The team returned to campus and started practice up again on July 20 without even knowing if they would have a season.

Derek Culver blocks a shot attempted by a Kansas State player in Manhattan, Kansas, on Jan. 23, 2021. (Scott Weaver)

In what was becoming another uphill battle to climb, the team was now forced to limit the amount of people they socialized with as school started back up. The only people it was safe seeing were their teammates. For example, during the football season, the players took turns hosting pizza watch parties with the team. The team was willing to sacrifice their social life for the opportunity to play basketball.

As school started for all college students, it took a little bit to adjust to the new class life. Instead of in-person classes, it was all online on Zoom. The daily life of a college student was to wake up, get on Zoom, eat, do homework and sleep. Every. Single. Day.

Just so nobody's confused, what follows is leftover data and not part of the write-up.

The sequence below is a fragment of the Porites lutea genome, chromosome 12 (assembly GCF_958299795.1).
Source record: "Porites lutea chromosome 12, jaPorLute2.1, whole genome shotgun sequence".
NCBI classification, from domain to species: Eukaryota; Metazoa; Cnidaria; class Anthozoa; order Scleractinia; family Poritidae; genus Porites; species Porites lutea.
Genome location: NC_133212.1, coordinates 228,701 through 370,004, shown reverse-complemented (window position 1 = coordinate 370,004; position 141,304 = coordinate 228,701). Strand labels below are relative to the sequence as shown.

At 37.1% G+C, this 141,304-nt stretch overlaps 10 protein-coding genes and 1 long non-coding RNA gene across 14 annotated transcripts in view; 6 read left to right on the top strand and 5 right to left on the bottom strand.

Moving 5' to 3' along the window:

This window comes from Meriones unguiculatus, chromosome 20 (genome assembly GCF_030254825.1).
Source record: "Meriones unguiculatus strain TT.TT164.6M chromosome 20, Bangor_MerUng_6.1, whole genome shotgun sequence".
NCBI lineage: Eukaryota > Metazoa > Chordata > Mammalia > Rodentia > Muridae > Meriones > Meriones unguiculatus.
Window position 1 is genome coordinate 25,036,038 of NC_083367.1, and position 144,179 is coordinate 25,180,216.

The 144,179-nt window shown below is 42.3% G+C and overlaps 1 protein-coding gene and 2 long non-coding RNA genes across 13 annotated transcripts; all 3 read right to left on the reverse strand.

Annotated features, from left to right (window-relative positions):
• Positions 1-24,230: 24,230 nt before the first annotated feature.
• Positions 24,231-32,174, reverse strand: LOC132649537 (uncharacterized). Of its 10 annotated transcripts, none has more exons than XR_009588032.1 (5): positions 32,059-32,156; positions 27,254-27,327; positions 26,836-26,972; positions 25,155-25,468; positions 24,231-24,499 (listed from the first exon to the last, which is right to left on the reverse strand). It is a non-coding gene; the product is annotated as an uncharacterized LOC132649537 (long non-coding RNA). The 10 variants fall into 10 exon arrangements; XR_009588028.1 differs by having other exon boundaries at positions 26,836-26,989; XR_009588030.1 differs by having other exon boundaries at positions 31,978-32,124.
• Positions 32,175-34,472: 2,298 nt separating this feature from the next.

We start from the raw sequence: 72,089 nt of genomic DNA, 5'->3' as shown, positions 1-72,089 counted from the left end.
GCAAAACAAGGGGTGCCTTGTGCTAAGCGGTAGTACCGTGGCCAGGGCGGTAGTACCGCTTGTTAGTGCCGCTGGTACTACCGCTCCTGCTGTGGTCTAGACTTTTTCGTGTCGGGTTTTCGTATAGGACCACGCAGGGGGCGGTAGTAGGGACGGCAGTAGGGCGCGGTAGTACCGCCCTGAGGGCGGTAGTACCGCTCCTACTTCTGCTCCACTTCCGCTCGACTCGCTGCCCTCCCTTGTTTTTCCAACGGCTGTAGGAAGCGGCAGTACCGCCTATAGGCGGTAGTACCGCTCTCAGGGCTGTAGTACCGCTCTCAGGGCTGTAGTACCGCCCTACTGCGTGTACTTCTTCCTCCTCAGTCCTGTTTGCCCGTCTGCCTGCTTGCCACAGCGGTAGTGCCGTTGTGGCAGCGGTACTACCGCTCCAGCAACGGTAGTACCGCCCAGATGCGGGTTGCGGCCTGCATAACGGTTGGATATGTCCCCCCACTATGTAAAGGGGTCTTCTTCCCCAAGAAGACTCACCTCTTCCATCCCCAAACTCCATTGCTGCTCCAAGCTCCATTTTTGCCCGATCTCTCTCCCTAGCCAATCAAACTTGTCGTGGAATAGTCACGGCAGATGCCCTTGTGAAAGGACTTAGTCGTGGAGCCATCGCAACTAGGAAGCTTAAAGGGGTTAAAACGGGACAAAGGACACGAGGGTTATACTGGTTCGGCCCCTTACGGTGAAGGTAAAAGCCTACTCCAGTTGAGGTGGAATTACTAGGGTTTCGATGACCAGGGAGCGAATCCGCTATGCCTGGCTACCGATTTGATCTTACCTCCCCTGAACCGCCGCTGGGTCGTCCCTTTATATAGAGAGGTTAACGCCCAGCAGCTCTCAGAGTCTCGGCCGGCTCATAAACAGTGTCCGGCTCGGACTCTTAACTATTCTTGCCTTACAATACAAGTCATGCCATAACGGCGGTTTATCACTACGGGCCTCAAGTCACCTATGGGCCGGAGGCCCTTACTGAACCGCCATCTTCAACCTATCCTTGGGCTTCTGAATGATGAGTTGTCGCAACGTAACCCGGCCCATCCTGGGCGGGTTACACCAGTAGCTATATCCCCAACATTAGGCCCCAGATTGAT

“There are kids that go out all the time. You see it on their Snapchat and Instagram stories and they all are having that fun time,” WVU forward Emmitt Matthews Jr. said. “It’s just one of those sacrifices we have to make because at the end of the day we all have a goal, which is to win a national championship.” 

“A couple of my classes are just strictly online, so it’s just discussion posts, exams, quizzes, things like that,” WVU guard Sean McNeil said on an episode of The Final Fourcast. “A couple of my classes are on zoom, so we sit there for an hour, hour and fifteen minutes with all of your classmates just talking. Sometimes the professor asks you a question but a lot of times you’re just half-listening.”